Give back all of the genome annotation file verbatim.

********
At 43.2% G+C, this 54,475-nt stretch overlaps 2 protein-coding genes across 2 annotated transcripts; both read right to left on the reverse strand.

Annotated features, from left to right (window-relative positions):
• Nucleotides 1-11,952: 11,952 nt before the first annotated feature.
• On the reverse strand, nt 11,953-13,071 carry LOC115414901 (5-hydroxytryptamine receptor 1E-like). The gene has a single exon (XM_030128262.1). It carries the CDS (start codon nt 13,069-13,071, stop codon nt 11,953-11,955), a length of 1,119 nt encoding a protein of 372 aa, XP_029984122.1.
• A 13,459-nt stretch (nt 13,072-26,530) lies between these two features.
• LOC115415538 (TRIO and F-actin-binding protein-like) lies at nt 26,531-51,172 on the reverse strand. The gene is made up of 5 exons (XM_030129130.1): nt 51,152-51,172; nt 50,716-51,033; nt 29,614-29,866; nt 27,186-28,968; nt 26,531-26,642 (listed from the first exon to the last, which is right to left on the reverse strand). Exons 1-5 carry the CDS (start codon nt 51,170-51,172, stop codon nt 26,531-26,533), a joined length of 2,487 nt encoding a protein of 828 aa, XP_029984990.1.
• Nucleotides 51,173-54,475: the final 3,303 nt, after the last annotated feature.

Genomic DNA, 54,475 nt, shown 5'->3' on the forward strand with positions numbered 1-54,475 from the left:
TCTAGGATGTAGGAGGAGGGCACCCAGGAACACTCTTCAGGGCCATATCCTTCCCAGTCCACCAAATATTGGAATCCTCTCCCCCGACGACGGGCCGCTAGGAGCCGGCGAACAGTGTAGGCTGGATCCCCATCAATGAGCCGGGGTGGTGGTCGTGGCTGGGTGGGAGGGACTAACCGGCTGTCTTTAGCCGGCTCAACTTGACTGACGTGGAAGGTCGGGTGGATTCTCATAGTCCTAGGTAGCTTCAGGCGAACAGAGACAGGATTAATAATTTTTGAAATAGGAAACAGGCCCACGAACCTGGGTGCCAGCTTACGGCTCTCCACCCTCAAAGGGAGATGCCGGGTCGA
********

At 43.2% G+C, this 54,475-nt stretch overlaps 2 protein-coding genes across 2 annotated transcripts; both read right to left on the reverse strand.

Annotated features, from left to right (window-relative positions):
• Nucleotides 1-11,952: 11,952 nt before the first annotated feature.
• On the reverse strand, nt 11,953-13,071 carry LOC115414901 (5-hydroxytryptamine receptor 1E-like). The gene has a single exon (XM_030128262.1). It carries the CDS (start codon nt 13,069-13,071, stop codon nt 11,953-11,955), a length of 1,119 nt encoding a protein of 372 aa, XP_029984122.1.
• A 13,459-nt stretch (nt 13,072-26,530) lies between these two features.
• LOC115415538 (TRIO and F-actin-binding protein-like) lies at nt 26,531-51,172 on the reverse strand. The gene is made up of 5 exons (XM_030129130.1): nt 51,152-51,172; nt 50,716-51,033; nt 29,614-29,866; nt 27,186-28,968; nt 26,531-26,642 (listed from the first exon to the last, which is right to left on the reverse strand). Exons 1-5 carry the CDS (start codon nt 51,170-51,172, stop codon nt 26,531-26,533), a joined length of 2,487 nt encoding a protein of 828 aa, XP_029984990.1.
• Nucleotides 51,173-54,475: the final 3,303 nt, after the last annotated feature.

Genomic DNA, 54,475 nt, shown 5'->3' on the forward strand with positions numbered 1-54,475 from the left:
TCTAGGATGTAGGAGGAGGGCACCCAGGAACACTCTTCAGGGCCATATCCTTCCCAGTCCACCAAATATTGGAATCCTCTCCCCCGACGACGGGCCGCTAGGAGCCGGCGAACAGTGTAGGCTGGATCCCCATCAATGAGCCGGGGTGGTGGTCGTGGCTGGGTGGGAGGGACTAACCGGCTGTCTTTAGCCGGCTCAACTTGACTGACGTGGAAGGTCGGGTGGATTCTCATAGTCCTAGGTAGCTTCAGGCGAACAGAGACAGGATTAATAATTTTTGAAATAGGAAACAGGCCCACGAACCTGGGTGCCAGCTTACGGCTCTCCACCCTCAAAGGGAGATGCCGGGTCGA